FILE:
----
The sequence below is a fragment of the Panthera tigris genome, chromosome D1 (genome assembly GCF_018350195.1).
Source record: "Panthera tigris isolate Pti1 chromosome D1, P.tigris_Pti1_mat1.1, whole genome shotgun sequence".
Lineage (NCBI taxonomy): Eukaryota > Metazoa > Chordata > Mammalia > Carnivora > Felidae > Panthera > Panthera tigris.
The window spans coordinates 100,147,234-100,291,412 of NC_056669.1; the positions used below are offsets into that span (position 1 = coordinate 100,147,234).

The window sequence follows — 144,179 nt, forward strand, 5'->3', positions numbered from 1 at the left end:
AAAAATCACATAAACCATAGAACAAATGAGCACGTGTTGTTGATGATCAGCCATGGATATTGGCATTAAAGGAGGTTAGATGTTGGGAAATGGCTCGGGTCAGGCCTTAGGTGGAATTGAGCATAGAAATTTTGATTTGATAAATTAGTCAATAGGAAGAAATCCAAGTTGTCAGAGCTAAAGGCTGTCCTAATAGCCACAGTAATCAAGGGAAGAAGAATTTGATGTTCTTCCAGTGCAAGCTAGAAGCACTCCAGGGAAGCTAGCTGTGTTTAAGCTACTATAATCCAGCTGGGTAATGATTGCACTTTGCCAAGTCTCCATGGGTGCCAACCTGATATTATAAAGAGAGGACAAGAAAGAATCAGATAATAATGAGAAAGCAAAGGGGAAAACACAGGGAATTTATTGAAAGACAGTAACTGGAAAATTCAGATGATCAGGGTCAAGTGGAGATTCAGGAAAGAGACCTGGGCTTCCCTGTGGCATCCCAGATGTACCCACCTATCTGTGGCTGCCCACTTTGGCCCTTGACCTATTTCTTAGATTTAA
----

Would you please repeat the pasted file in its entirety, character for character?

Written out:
The sequence below is a fragment of the Panthera tigris genome, chromosome D1 (genome assembly GCF_018350195.1).
Source record: "Panthera tigris isolate Pti1 chromosome D1, P.tigris_Pti1_mat1.1, whole genome shotgun sequence".
Lineage (NCBI taxonomy): Eukaryota > Metazoa > Chordata > Mammalia > Carnivora > Felidae > Panthera > Panthera tigris.
The window spans coordinates 100,147,234-100,291,412 of NC_056669.1; the positions used below are offsets into that span (position 1 = coordinate 100,147,234).

The window sequence follows — 144,179 nt, forward strand, 5'->3', positions numbered from 1 at the left end:
AAAAATCACATAAACCATAGAACAAATGAGCACGTGTTGTTGATGATCAGCCATGGATATTGGCATTAAAGGAGGTTAGATGTTGGGAAATGGCTCGGGTCAGGCCTTAGGTGGAATTGAGCATAGAAATTTTGATTTGATAAATTAGTCAATAGGAAGAAATCCAAGTTGTCAGAGCTAAAGGCTGTCCTAATAGCCACAGTAATCAAGGGAAGAAGAATTTGATGTTCTTCCAGTGCAAGCTAGAAGCACTCCAGGGAAGCTAGCTGTGTTTAAGCTACTATAATCCAGCTGGGTAATGATTGCACTTTGCCAAGTCTCCATGGGTGCCAACCTGATATTATAAAGAGAGGACAAGAAAGAATCAGATAATAATGAGAAAGCAAAGGGGAAAACACAGGGAATTTATTGAAAGACAGTAACTGGAAAATTCAGATGATCAGGGTCAAGTGGAGATTCAGGAAAGAGACCTGGGCTTCCCTGTGGCATCCCAGATGTACCCACCTATCTGTGGCTGCCCACTTTGGCCCTTGACCTATTTCTTAGATTTAA